clauses % facts element("H",1,1.0079,1,"Metal"). element("He",2,4.0389,8,"Noble Gases"). element("Li",3,6.941,1,"Metal"). element("Be",4,9.012,2,"Metal"). element("B",5,10.811,3,"Non Metal"). element("C",6,12.011,4,"Non Metal"). element("N",7,14.007,5,"Non Metal"). element("O",8,15.999,6,"Non Metal"). element("F",9,18.998,7,"Non Metal"). element("Ne",10,20.170,8,"Noble Gases"). %rules do:write("\n\n* * * * * * * * * * * * * * * * * * * * Menu * * * * * * * * * * * * * * * * * * * *"),nl, write("1)- Find an element & its associated properties by entering its atomic number"),nl, write("2)- Find an element & its associated properties by entering its symbol"),nl, write("3)- Find the members of a group of elements (1-8)"),nl, write("4)- Find elements as metals, non metals or noble gases"),nl, write("5)- Exit"),nl, write("\nEnter Your Choice:"), readint(Option), option(Option), do. option(1):write("\nEnter the Atomic Number="), readint(AtomicNumber), element(Name,AtomicNumber,AtomicWeight,GroupNumber,GroupType),nl, write("Element Symbol: ",Name,"\nAtomic Weight: ",AtomicWeight,"\nGroup Number: ",GroupNumber,"\nGroup Type: ",GroupType),nl. option(2):write("\nEnter the Element Symbol:"), readln(Name), element(Name,AtomicNumber,AtomicWeight,GroupNumber,GroupType),nl, write("Atomic Number: ",AtomicNumber,"\nAtomic Weight: ",AtomicWeight,"\nGroup Number: ",GroupNumber,"\nGroup Type: ",GroupType),nl. option(3):write("\nEnter the Group Number (1-8):"), readint(GroupNumber), element(Name,AtomicNumber,AtomicWeight,GroupNumber,GroupType), write("\nElement : ",Name,"\nAtomic Number: ",AtomicNumber,"\nAtomic Weight: ",AtomicWeight,"\nGroup Type: ",GroupType),nl,
27

fail. option(4):write("\nEnter the Group Type (Metal,Non Metal,Noble Gases):"), readln(GroupType), element(Name,AtomicNumber,AtomicWeight,GroupNumber,GroupType),nl, write("\nElement Symbol: ",Name,"\nAtomic Number: ",AtomicNumber,"\nAtomic Weight: ",AtomicWeight,"\nGroup Number: ",GroupNumber),nl, fail. option(5):exit(0). 1. Save & execute the program by typing do in goal window. What is the result?

28

Week #7 Objectives: Major aim of this lab task is: To practice all the concepts learned so far. The Cut Predicate: Sometimes it is desirable to selectively turn off backtracking. Prolog provides a predicate that performs this function. It is called the cut, represented by an exclamation point (!). The cut effectively tells Prolog to freeze all the decisions made so far in this predicate. That is, if required to backtrack, it will automatically fail without trying other alternatives. Program 1: An Example of Using the Cut: Add predicate section for the following clauses section:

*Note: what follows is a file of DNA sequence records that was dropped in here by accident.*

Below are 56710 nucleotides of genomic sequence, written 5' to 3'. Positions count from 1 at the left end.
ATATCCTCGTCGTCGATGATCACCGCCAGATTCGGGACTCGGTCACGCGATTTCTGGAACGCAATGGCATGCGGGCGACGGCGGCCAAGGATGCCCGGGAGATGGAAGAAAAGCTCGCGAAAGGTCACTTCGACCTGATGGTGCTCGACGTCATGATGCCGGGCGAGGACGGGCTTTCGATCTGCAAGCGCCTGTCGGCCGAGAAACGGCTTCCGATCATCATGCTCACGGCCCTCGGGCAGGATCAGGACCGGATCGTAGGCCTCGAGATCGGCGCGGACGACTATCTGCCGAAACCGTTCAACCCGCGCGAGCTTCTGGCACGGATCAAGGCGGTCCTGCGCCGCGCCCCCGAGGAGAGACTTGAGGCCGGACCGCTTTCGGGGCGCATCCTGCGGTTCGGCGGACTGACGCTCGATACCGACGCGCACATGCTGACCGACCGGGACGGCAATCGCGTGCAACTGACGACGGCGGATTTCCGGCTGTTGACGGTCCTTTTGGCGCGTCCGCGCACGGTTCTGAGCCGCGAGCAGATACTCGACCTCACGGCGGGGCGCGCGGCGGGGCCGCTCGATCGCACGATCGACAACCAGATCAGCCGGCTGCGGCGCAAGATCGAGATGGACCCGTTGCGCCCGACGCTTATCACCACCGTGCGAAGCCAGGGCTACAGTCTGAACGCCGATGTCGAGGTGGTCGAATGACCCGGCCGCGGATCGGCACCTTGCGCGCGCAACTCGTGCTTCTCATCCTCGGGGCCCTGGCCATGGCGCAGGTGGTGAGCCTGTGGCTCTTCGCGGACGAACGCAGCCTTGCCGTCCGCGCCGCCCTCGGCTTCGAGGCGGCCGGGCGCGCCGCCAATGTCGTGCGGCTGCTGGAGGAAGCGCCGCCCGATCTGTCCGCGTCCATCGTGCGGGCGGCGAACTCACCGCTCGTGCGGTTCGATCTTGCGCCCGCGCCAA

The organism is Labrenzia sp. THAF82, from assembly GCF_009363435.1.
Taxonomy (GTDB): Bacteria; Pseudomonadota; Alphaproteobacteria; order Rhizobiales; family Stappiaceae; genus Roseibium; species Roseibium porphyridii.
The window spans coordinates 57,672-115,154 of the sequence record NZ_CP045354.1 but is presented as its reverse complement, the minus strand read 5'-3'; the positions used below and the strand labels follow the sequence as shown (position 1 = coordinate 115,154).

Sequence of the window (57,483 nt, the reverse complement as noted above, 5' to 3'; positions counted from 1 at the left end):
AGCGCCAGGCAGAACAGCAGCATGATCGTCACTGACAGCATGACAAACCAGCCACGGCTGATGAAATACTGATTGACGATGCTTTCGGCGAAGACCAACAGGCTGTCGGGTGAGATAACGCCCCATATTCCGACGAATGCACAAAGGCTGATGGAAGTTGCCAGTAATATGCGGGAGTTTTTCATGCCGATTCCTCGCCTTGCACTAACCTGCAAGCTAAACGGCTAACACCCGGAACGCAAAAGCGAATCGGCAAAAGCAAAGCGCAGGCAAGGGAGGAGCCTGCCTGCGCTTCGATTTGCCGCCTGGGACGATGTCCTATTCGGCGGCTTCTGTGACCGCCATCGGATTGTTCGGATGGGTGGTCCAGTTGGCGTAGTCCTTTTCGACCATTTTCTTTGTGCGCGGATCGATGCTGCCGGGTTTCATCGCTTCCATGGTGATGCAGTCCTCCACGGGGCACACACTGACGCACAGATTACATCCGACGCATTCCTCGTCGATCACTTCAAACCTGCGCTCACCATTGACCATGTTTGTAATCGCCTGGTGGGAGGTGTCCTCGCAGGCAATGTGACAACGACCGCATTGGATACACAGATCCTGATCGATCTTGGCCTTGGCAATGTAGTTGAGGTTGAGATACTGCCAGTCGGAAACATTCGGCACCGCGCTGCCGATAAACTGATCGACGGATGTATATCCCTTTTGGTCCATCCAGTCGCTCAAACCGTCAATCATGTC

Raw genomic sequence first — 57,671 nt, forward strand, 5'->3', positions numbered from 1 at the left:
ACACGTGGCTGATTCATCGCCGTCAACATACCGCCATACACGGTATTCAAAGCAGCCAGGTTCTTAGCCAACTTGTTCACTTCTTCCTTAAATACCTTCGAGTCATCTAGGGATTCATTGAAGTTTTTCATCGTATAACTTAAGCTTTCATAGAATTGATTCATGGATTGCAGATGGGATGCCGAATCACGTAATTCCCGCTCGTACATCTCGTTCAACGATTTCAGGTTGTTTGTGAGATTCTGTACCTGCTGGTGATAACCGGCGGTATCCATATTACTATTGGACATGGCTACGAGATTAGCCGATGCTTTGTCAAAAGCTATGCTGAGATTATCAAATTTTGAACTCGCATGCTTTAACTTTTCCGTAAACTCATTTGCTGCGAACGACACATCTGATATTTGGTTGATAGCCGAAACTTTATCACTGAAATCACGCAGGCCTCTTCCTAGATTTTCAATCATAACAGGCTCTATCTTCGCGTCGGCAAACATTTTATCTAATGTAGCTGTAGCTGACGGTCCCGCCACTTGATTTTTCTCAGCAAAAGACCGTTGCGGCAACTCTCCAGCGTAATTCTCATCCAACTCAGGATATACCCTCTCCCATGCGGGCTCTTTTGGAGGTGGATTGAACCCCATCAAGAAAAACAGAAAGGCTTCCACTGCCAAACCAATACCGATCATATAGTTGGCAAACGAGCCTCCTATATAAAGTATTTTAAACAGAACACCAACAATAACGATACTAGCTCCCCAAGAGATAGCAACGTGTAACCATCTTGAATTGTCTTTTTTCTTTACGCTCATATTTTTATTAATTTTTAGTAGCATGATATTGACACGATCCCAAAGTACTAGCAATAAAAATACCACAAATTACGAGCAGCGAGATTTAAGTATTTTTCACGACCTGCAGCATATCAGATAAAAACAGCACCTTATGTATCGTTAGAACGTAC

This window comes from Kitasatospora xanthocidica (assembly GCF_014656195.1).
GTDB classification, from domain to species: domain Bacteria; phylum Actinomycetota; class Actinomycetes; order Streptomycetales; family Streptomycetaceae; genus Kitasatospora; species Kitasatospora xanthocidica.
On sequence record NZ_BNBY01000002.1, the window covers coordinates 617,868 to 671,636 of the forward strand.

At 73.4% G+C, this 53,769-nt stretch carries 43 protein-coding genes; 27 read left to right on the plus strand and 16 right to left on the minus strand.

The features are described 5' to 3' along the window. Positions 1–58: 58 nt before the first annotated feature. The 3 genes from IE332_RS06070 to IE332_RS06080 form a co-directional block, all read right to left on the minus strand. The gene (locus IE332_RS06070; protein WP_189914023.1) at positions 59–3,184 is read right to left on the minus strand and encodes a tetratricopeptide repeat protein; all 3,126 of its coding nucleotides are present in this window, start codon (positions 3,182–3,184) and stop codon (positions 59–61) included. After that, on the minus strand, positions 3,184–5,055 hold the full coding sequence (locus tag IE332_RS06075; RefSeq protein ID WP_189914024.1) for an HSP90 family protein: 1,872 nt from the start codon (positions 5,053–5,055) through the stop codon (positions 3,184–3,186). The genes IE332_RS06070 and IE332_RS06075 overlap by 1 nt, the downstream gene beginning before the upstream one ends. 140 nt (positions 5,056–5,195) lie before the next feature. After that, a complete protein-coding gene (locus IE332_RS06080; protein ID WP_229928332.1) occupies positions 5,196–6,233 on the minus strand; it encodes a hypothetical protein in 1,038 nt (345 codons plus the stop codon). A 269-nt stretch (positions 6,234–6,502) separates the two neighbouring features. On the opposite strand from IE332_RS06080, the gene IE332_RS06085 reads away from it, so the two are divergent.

clauses holiday(friday,may1). weather(friday,fair). weather(saturday,fair). weather(sunday,fair). weekend(saturday). weekend(sunday). % We go for picnics on good weekends and May 1st picnic(Day) :- weather(Day,fair), weekend(Day). picnic(Day) :- holiday(Day,may1).

Write the following query in goal section:


picnic(When).

You should get three answers; make sure you understand where they come from! Note that in order to get this answer, Prolog had to work through exactly one unsuccessful instantiation of When with "friday", before getting it right the second time. The First Cut Now change the definition of picnic to the following:
picnic(Day) :- weather(Day,fair), !, weekend(Day). picnic(Day) :- holiday(Day,may1).

Now when we pose the query: Picnic(When) Prolog will try to satisfy the sub-goal:
weather(When,fair), !, weekend(When).

29

The first rule for weather is:


weather(friday,fair),

so the new sub-goal becomes:


....., !, weekend(friday).

Prolog passes the cut, and goes on to try to satisfy


weekend(friday)

which fails. Previously, it would have backtracked to the last choice point, and gone on with processing
weather(saturday,fair)

But now the presence of the cut stops it going back, so it is trapped between the cut and the end of the (failed) predicate. The answer now is simply:
No.

(Check that this is so...) Another Cut Change the definition of picnic for a second time to get:
picnic(Day) :- weather(Day,fair), weekend(Day), !. picnic(Day) :- holiday(Day,may1).

With the same query Prolog proceeds as before, until it gets to the sub-goal:
....., weekend(friday), !.

This time we go on to process:


weekend(friday)

which fails, and so we go back to the last choice point without meeting the cut. Since we also have:
weather(saturday,fair).

the new sub-goal becomes:


....., weekend(saturday), !.

This time the whole goal succeeds, and Prolog processes the cut. Since there is a successful answer, Prolog prints out:
30

When = saturday.

However, because it has met the cut, it cannot go back, and so it will not return any extra answers. (Check this...) Yet Another Cut Finally, change the definition of picnic once more, to get:
picnic(Day) :- !, weather(Day,fair), weekend(Day). picnic(Day) :- holiday(Day,may1). This time when we ask picnic(When) the first thing we do is to process the cut, and

Prolog puts down the "no going back" marker. Any solutions we get from now on have to come from between the "!" and the end of the clause. As before

weather(friday,fair)

fits, and so we try to satisfy:


weekend(friday)

which fails. We backtrack to the last choice point, which was for the goal:
weather(Day,fair)

Since we can get back here without passing the cut, we are free to consider the alternatives, and ultimately get:
When = saturday. When = sunday.

Note that the second attempt to get the answer friday never happens, because getting to the goal for this would involve crossing the cut, which we can't do. Thus there are only two solutions in this case.

31

Week #9 Objectives: This laboratory exercise introduces several basic elements of the LISP
programming langauge, including numbers, symbols, and functions. Starting Out When you run Lisp, you'll be in Lisp's command-line interpreter.You type expressions, it evaluates them and prints the values. For example: a. (+ 2 3 5) 10 b. 5 5 c. (print (+ 2 3 5)) 10